That approach allows for a certain amount of ambiguity, and it allows for scriveners error. Because of the excreable state of legislative drafting in the modern era (not, I suspect, a coincidence: when courts de-emphasize text, there is no premium on careful drafting. Yet another good reason to adopt textualism), I suppose that I have to admit that one can imagine a situation where you genuinely have a statute that is totally self-contradictory - it has two clauses that can only really be read in such a way that they clearly set two different thresholds for the same benefit, and you have to pick one or the other. If there is nothing in the structure or the rest of the statute that suggests one or the other, if there are no comparable statutes to throw light on it, if it isn't an act that supercedes another act which might throw light on it, if there's no agency interpretation to defer to, then I suppose that a judge has to do something - she can't just remand it to Congress with instructions to fix it. So I suppose in those circumstances, I might give in and go back to the reports, or to Presidential signing statements, or even, God help us, to floor statements, because you have to use something. And, I suppose, if you really are down to a situation where you have nothing to use whatsoever, if there is nothing at all that sheds light on whether these litigants need to have $21,000 in income as Title III requires or $25,000 as Title V requires, I suppose in those circumstances, a Judge has to make a judgement call and pick a number. But, in all, I think that it's haltingly rare that you confront a statute where there really is nothing to establish the most reasonable reading except some hypothetical "intent of the legislature."

So that's my criterion. And it isn't simple or mechanistic, as formalist approaches are often painted, and it doesn't eliminate judicial discretion, as some over-zealous conservatives suggest (many of whom, in any event, don't actually want formalist judges at all, they want conservative judges, which I think is a swell secondary goal, but not the object of the exercise), but I think that it is the approach that causes the least tension with the system of government adopted by the Constitution and that is the most defensible in terms of democratic theory. And most importantly of all, for me, it is the approach that, IMO, best honors and gives genuine and coherent form and content to the oath to "support and defend the Constitution and laws of the United States."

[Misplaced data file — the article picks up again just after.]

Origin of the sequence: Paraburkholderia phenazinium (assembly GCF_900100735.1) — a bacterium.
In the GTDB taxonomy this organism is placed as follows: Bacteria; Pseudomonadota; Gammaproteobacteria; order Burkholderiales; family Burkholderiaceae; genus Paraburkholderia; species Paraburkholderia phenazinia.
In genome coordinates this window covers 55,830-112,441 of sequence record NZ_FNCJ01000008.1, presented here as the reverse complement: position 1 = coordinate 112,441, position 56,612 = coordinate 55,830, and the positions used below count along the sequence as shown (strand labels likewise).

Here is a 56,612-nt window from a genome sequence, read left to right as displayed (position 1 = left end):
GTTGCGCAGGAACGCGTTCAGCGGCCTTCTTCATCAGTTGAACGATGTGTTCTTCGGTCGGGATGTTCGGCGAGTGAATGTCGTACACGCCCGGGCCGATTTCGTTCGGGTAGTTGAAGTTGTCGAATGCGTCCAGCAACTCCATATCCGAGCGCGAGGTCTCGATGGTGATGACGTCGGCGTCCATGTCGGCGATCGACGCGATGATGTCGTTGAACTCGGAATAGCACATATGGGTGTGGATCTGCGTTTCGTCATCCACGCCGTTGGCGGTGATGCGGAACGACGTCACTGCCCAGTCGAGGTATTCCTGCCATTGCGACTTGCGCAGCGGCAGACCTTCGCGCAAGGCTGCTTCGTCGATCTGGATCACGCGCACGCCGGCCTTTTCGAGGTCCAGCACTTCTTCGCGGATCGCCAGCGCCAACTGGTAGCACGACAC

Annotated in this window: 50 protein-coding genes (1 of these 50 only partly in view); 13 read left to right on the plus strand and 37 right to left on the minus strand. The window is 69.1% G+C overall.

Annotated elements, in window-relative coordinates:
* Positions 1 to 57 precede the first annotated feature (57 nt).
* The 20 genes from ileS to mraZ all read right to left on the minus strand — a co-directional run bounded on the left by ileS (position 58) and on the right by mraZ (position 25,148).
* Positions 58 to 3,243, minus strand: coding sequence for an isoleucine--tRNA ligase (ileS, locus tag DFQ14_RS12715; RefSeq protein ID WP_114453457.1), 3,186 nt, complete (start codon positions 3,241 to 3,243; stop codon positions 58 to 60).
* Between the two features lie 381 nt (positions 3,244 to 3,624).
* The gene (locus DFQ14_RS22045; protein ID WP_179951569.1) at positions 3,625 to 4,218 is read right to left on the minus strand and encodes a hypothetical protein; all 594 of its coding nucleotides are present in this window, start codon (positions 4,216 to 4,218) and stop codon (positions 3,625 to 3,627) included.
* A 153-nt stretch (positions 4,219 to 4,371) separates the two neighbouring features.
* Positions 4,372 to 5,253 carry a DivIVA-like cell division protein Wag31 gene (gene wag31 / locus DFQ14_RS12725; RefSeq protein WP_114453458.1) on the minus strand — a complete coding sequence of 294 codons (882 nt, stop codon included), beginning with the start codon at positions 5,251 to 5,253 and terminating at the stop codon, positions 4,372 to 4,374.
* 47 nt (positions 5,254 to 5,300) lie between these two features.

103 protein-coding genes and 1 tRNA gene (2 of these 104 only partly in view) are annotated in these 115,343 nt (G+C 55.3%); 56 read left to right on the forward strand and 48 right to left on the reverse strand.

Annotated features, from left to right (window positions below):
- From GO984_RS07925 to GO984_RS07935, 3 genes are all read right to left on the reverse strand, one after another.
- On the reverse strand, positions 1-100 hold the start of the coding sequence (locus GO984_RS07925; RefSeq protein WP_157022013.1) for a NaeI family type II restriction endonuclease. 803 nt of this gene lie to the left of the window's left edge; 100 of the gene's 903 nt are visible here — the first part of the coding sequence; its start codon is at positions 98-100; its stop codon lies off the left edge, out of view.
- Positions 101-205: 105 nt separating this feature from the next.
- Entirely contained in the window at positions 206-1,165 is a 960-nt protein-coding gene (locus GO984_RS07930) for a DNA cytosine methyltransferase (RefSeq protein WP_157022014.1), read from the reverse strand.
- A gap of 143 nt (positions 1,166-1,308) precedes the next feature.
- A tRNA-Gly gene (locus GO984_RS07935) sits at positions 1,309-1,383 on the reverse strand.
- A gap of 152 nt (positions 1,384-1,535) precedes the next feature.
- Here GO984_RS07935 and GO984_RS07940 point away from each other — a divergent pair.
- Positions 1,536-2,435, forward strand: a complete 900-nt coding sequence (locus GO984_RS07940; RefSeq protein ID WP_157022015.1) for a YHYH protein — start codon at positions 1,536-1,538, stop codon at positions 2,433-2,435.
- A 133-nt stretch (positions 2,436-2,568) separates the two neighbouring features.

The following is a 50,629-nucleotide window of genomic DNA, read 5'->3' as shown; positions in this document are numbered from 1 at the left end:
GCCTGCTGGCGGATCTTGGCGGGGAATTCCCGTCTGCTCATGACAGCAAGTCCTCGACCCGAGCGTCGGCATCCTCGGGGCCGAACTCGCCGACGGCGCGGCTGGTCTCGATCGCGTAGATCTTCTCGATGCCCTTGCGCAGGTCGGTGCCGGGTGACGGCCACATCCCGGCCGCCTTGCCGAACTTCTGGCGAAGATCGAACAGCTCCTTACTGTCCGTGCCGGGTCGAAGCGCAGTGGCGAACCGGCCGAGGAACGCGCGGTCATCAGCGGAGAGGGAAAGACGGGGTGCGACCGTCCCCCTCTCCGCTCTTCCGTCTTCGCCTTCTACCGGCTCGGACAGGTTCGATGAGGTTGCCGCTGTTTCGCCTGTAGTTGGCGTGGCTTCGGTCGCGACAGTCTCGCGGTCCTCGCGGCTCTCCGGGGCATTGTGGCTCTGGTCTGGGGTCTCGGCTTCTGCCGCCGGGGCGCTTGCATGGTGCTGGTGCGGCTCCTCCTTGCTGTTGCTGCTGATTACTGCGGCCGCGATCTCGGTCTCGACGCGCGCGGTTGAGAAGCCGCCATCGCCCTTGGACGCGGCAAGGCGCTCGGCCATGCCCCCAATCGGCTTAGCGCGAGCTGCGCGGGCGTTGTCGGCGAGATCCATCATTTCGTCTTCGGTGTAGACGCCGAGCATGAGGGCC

Unknown said...


I'm afraid you've entirely obscured for me the distance between yours and Breyer's interpretive strategies. The only meaningful distinction you give is your preference for the meaning that would be attributed by any reasonable person at the time of the legislation over the meaning attributed to a legislator who might have had input into the bill, if not directly at leasat through meetings and debate. Why you'd choose the meaning of that reasonable person over the legislator's escapes me entirely.

reader_iam said...

***Breyer flipped out, turned bright red, and started accusing him of doing a right wing hit job. Just kidding.***

This gets my vote as the funniest quip I've read today in blogland. You almost got me.

Not as funny as it would have benn if Breyer had actually done any such thing, of course. But you can't have everything.

Simon said...

The difference between Justice Breyer's methodology and mine are clear. In truth, Justice Breyer has a result in mind that he seeks to support by citing fictive "legislative intent," the "purpose" of a given text, foreign precedent, and anything else that is readily to hand to achieve his desired result, including, even, text, when it suits him. On the other hand, my criterion is, what would a reasonable person reading the statute the day after if was passed - a reasonable member of Congress before voting for it, a reasonable President before signing it, a reasonable member of the public reading the bill. Perhaps the most clear way to put it is like this: I am concerned with the reader's understanding; the purposivist - Justice Breyer, if taken at face value - is concerned with the author's understanding.

Judging by your faculty profile, Peter, I think you protest a little too much, perhaps in service of a point. I don't generally worry too much about subtext. The difference between Breyer's approach and mine seems readily apparent to me. :)

Mortimer Brezny said...

There is a difference between the specific intent of particular legislators and the public purpose of a law.

A public purpose is not fiction. If a law is passed that creates a workers' compensation scheme for mineworkers with black lung, then the public purpose of the law is rather clear.

I would also note that committee reports and the laws themselves nowadays usually have a "public purpose" section. Congress is better at writing laws than many seem to think.

hdhouse said...

Tim said...